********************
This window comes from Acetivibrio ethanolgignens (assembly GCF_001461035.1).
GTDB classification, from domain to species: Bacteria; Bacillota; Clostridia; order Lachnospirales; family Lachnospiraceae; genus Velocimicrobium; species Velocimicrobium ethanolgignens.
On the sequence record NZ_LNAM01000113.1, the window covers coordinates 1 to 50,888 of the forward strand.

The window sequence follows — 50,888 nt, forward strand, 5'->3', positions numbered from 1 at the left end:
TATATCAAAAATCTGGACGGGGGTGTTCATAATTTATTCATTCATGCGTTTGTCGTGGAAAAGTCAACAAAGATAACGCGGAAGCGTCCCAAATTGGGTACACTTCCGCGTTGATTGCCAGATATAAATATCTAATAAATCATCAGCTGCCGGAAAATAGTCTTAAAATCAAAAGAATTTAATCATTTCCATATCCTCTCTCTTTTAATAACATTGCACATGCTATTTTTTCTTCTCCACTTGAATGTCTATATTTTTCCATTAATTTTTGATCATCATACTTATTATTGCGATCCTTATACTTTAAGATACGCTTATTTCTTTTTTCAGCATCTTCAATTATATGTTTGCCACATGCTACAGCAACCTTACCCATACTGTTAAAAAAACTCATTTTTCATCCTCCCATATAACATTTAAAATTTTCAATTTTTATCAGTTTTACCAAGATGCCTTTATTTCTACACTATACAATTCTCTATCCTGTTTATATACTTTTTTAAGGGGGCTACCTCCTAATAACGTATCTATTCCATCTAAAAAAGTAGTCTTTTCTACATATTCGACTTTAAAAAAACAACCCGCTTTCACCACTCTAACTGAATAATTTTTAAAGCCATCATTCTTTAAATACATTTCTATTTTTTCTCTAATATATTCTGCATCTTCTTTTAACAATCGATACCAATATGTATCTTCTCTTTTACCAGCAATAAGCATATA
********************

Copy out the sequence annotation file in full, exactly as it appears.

This window comes from Acetivibrio ethanolgignens (assembly GCF_001461035.1).
GTDB classification, from domain to species: Bacteria; Bacillota; Clostridia; order Lachnospirales; family Lachnospiraceae; genus Velocimicrobium; species Velocimicrobium ethanolgignens.
On the sequence record NZ_LNAM01000113.1, the window covers coordinates 1 to 50,888 of the forward strand.

The window sequence follows — 50,888 nt, forward strand, 5'->3', positions numbered from 1 at the left end:
TATATCAAAAATCTGGACGGGGGTGTTCATAATTTATTCATTCATGCGTTTGTCGTGGAAAAGTCAACAAAGATAACGCGGAAGCGTCCCAAATTGGGTACACTTCCGCGTTGATTGCCAGATATAAATATCTAATAAATCATCAGCTGCCGGAAAATAGTCTTAAAATCAAAAGAATTTAATCATTTCCATATCCTCTCTCTTTTAATAACATTGCACATGCTATTTTTTCTTCTCCACTTGAATGTCTATATTTTTCCATTAATTTTTGATCATCATACTTATTATTGCGATCCTTATACTTTAAGATACGCTTATTTCTTTTTTCAGCATCTTCAATTATATGTTTGCCACATGCTACAGCAACCTTACCCATACTGTTAAAAAAACTCATTTTTCATCCTCCCATATAACATTTAAAATTTTCAATTTTTATCAGTTTTACCAAGATGCCTTTATTTCTACACTATACAATTCTCTATCCTGTTTATATACTTTTTTAAGGGGGCTACCTCCTAATAACGTATCTATTCCATCTAAAAAAGTAGTCTTTTCTACATATTCGACTTTAAAAAAACAACCCGCTTTCACCACTCTAACTGAATAATTTTTAAAGCCATCATTCTTTAAATACATTTCTATTTTTTCTCTAATATATTCTGCATCTTCTTTTAACAATCGATACCAATATGTATCTTCTCTTTTACCAGCAATAAGCATATA